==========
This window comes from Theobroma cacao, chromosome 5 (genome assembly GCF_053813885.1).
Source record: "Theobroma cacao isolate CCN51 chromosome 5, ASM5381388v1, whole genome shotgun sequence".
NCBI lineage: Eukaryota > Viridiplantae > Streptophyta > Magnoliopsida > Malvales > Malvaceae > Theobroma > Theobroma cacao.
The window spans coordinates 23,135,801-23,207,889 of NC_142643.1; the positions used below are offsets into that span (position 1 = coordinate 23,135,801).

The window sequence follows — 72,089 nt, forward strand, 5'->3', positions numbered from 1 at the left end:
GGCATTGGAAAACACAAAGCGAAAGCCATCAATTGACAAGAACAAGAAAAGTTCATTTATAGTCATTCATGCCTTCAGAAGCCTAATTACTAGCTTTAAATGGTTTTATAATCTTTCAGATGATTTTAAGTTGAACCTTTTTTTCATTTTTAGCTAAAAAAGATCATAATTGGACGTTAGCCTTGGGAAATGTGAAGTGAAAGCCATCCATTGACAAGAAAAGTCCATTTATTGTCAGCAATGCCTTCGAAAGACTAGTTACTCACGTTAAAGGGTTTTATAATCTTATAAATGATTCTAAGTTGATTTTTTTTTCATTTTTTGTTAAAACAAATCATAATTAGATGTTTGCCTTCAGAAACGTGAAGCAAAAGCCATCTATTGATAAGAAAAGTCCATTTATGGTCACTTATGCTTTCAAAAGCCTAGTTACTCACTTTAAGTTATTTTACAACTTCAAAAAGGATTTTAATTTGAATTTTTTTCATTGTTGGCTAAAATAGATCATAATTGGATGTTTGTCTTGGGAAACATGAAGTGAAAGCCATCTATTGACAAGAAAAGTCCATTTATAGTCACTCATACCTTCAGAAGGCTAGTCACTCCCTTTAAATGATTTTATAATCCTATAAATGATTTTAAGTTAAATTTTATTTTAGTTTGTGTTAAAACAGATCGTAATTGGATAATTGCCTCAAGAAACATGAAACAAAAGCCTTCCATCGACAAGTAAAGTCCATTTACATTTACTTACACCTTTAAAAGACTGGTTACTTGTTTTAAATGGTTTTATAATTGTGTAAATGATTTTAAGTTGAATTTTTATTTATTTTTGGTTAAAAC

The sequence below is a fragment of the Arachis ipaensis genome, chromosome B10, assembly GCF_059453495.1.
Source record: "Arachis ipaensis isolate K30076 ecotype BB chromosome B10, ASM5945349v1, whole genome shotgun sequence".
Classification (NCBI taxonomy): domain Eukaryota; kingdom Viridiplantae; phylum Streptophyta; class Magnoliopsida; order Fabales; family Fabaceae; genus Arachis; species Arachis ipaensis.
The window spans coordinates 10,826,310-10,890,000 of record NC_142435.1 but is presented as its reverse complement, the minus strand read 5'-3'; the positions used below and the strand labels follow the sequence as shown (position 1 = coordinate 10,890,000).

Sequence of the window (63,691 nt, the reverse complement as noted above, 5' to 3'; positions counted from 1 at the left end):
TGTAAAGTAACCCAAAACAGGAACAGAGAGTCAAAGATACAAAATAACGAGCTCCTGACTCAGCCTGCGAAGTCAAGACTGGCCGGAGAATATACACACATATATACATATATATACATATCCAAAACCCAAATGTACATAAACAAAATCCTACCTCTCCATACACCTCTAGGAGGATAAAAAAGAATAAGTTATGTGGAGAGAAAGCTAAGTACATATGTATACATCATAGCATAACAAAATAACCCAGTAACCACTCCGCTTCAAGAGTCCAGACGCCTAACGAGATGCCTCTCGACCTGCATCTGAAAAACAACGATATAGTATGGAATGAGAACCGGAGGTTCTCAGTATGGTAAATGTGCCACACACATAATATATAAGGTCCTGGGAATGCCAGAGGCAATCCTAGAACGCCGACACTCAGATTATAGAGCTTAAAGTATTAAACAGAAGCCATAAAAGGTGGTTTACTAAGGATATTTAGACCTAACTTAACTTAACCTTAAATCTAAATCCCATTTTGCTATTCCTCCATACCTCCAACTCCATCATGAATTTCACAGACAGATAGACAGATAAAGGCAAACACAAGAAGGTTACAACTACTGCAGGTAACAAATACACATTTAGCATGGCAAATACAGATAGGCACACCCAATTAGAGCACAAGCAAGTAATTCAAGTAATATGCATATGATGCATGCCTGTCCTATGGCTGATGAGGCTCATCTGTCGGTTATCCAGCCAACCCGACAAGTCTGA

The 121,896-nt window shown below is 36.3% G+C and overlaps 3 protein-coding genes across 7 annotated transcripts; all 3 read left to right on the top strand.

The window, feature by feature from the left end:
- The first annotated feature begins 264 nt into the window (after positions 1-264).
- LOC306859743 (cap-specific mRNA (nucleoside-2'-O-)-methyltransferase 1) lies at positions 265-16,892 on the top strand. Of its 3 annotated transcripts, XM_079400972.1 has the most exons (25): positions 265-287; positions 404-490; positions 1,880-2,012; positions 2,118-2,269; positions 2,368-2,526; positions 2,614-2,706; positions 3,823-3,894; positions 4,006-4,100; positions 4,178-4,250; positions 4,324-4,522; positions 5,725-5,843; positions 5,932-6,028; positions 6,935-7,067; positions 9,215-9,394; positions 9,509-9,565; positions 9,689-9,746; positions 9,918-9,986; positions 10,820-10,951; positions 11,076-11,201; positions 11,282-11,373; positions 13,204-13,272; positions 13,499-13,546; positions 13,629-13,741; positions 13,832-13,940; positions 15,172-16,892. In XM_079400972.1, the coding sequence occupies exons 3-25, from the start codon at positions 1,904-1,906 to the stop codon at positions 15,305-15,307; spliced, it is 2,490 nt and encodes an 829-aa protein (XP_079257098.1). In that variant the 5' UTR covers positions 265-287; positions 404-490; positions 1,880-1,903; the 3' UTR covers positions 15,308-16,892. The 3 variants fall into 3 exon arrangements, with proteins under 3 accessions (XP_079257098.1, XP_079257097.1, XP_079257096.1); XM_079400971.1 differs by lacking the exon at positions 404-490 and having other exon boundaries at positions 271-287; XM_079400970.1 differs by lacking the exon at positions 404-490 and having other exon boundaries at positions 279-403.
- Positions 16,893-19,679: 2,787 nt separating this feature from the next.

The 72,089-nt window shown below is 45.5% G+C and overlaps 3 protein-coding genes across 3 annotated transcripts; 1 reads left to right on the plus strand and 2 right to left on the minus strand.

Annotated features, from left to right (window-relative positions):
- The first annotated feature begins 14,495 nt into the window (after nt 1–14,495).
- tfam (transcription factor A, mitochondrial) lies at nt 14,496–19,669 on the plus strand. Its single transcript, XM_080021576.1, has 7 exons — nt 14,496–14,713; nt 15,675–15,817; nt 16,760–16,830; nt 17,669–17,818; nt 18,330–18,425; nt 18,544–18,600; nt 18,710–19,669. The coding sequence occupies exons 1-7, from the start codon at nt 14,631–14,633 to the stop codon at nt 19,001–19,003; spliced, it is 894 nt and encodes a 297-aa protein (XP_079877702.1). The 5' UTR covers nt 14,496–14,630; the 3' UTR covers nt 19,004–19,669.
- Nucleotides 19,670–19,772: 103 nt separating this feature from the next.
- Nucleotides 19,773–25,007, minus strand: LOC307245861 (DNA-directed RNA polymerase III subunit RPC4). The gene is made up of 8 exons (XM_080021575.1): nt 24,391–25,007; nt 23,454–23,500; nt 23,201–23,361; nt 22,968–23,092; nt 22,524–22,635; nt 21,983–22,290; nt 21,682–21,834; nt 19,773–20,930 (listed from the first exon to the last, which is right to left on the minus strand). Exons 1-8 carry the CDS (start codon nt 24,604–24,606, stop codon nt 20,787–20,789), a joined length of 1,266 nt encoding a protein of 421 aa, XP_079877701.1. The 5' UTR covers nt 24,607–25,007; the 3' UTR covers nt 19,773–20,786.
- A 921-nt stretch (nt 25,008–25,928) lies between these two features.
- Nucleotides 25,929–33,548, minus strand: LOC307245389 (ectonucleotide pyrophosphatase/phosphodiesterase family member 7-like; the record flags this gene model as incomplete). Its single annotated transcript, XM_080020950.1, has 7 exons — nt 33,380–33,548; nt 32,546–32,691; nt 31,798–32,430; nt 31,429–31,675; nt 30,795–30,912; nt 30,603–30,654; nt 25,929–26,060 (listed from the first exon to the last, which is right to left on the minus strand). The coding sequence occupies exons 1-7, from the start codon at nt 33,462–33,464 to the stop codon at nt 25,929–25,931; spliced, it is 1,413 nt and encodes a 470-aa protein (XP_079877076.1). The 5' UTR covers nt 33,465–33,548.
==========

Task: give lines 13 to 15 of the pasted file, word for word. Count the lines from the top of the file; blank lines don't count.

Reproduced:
The 121,896-nt window shown below is 36.3% G+C and overlaps 3 protein-coding genes across 7 annotated transcripts; all 3 read left to right on the top strand.

The window, feature by feature from the left end:
- The first annotated feature begins 264 nt into the window (after positions 1-264).